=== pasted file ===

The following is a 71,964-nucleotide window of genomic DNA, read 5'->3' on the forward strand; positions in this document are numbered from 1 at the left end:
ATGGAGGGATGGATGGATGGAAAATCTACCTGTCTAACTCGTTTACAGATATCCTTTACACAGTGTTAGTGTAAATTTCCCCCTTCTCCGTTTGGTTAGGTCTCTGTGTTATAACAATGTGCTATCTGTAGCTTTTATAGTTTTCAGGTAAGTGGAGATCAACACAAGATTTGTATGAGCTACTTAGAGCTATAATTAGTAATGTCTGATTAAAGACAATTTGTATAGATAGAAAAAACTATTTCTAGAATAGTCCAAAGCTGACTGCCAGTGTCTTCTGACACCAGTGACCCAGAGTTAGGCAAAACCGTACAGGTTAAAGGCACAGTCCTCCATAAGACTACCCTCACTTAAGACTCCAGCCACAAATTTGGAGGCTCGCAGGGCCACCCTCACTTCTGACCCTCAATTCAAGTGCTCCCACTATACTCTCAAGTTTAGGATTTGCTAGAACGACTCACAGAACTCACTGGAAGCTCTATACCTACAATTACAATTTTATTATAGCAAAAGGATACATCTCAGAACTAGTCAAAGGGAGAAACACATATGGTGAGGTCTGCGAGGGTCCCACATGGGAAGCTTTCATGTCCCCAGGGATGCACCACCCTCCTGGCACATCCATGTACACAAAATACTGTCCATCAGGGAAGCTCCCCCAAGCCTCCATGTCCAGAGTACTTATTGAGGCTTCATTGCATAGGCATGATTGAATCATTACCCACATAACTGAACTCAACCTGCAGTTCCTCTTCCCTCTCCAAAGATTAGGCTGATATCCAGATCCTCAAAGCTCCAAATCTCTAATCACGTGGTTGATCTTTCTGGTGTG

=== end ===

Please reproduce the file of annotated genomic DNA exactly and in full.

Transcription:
The following is a 71,964-nucleotide window of genomic DNA, read 5'->3' on the forward strand; positions in this document are numbered from 1 at the left end:
ATGGAGGGATGGATGGATGGAAAATCTACCTGTCTAACTCGTTTACAGATATCCTTTACACAGTGTTAGTGTAAATTTCCCCCTTCTCCGTTTGGTTAGGTCTCTGTGTTATAACAATGTGCTATCTGTAGCTTTTATAGTTTTCAGGTAAGTGGAGATCAACACAAGATTTGTATGAGCTACTTAGAGCTATAATTAGTAATGTCTGATTAAAGACAATTTGTATAGATAGAAAAAACTATTTCTAGAATAGTCCAAAGCTGACTGCCAGTGTCTTCTGACACCAGTGACCCAGAGTTAGGCAAAACCGTACAGGTTAAAGGCACAGTCCTCCATAAGACTACCCTCACTTAAGACTCCAGCCACAAATTTGGAGGCTCGCAGGGCCACCCTCACTTCTGACCCTCAATTCAAGTGCTCCCACTATACTCTCAAGTTTAGGATTTGCTAGAACGACTCACAGAACTCACTGGAAGCTCTATACCTACAATTACAATTTTATTATAGCAAAAGGATACATCTCAGAACTAGTCAAAGGGAGAAACACATATGGTGAGGTCTGCGAGGGTCCCACATGGGAAGCTTTCATGTCCCCAGGGATGCACCACCCTCCTGGCACATCCATGTACACAAAATACTGTCCATCAGGGAAGCTCCCCCAAGCCTCCATGTCCAGAGTACTTATTGAGGCTTCATTGCATAGGCATGATTGAATCATTACCCACATAACTGAACTCAACCTGCAGTTCCTCTTCCCTCTCCAAAGATTAGGCTGATATCCAGATCCTCAAAGCTCCAAATCTCTAATCACGTGGTTGATCTTTCTGGTGTG